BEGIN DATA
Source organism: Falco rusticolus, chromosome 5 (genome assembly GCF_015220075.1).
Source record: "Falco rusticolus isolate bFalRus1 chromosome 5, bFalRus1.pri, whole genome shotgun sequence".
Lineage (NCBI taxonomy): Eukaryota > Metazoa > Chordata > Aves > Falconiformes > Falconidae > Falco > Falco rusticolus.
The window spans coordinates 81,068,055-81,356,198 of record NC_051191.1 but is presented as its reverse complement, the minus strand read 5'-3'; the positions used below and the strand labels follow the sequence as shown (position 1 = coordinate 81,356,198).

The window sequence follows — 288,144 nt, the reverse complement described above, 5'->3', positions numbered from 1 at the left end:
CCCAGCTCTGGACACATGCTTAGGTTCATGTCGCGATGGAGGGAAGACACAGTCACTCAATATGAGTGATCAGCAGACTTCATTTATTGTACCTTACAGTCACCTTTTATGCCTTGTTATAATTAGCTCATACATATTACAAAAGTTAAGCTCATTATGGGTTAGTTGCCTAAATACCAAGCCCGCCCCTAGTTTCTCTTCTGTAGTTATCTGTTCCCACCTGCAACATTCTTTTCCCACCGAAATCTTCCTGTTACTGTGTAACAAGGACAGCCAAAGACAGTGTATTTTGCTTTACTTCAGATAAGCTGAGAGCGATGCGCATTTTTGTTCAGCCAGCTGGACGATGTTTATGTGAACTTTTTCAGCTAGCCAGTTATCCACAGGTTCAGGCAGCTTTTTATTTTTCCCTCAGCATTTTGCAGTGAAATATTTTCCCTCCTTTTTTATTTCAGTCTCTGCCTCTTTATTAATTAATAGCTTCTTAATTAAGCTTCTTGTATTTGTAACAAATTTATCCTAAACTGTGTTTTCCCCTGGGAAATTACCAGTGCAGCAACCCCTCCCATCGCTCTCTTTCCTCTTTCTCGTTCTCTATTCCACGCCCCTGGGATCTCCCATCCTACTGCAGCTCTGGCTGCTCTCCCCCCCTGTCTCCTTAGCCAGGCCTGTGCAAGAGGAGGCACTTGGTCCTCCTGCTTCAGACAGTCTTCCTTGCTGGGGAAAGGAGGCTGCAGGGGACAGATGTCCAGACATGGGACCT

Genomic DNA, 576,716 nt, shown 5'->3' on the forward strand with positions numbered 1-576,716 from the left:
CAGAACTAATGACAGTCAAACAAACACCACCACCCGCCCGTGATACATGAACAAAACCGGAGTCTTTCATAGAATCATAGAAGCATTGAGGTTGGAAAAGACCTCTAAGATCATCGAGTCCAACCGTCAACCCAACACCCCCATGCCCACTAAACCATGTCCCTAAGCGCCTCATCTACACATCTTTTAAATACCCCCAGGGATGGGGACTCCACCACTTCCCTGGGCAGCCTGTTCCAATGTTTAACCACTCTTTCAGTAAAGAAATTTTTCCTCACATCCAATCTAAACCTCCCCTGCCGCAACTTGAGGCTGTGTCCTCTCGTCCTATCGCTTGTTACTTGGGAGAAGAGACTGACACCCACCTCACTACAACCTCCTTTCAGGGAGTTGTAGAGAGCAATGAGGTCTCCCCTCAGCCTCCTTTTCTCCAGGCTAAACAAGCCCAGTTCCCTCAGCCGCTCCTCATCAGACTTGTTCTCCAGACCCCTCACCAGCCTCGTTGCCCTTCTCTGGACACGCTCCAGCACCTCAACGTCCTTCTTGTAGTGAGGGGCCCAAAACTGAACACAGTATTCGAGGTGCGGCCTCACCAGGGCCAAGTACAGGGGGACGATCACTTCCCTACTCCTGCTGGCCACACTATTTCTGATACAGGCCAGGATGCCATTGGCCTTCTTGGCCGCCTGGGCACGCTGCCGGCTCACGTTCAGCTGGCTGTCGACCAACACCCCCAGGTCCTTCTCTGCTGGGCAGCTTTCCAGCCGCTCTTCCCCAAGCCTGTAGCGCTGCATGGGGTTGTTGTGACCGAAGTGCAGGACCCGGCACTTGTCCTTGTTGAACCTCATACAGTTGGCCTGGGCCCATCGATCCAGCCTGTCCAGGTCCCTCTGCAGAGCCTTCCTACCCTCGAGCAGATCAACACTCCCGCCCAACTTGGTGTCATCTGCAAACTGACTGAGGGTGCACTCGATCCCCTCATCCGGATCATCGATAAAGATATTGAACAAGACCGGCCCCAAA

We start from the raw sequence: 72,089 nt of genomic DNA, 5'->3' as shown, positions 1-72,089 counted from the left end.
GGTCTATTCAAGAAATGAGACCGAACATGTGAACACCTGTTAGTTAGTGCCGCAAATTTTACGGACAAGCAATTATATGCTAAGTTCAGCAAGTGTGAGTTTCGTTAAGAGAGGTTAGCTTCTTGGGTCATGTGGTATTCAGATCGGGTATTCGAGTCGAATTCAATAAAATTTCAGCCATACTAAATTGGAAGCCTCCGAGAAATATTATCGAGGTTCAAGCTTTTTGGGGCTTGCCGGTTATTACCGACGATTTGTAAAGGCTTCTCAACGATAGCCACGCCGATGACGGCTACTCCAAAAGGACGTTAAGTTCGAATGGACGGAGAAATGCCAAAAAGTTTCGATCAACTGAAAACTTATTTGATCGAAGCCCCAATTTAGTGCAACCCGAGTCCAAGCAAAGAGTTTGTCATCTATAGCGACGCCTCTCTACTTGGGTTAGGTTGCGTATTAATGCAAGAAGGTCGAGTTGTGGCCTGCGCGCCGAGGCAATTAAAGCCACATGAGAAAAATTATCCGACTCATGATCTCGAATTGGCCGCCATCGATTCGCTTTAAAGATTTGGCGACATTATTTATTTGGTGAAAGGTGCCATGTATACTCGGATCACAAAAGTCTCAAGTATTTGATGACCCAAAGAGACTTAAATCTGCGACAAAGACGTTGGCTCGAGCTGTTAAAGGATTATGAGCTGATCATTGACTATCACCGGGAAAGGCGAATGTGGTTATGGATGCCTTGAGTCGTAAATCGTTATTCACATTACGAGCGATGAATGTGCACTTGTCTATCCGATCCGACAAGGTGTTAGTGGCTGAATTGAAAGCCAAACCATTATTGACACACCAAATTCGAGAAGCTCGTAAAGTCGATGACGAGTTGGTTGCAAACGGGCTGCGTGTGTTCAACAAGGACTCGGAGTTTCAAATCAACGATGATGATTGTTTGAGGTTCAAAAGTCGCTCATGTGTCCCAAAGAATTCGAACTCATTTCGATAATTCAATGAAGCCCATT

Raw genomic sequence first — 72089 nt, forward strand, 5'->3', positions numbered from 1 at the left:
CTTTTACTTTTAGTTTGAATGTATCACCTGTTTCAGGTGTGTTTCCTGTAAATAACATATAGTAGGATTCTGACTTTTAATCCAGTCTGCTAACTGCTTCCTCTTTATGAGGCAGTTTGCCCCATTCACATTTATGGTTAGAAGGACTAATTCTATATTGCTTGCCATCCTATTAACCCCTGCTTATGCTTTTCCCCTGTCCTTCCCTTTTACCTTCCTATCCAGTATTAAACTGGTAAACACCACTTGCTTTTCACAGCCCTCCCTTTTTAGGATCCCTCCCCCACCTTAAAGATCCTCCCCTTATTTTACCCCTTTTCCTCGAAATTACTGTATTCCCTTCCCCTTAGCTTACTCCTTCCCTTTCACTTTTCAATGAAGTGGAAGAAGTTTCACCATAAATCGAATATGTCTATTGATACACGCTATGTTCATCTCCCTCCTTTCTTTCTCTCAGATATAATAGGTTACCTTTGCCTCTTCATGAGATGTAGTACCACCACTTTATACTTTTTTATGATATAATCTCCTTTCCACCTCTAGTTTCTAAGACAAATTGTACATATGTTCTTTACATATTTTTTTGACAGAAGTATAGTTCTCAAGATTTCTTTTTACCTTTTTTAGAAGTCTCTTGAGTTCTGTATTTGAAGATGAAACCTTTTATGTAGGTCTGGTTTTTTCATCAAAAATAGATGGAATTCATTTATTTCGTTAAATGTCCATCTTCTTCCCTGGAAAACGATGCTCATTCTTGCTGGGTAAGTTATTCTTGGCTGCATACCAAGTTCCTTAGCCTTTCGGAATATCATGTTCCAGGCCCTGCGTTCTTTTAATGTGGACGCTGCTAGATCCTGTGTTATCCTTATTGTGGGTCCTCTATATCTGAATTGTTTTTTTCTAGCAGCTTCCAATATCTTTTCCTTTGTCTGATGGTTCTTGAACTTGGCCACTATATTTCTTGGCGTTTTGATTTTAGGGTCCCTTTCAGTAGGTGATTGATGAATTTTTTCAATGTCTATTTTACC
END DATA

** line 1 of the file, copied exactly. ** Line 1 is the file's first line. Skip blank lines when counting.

Source organism: Falco rusticolus, chromosome 5 (genome assembly GCF_015220075.1).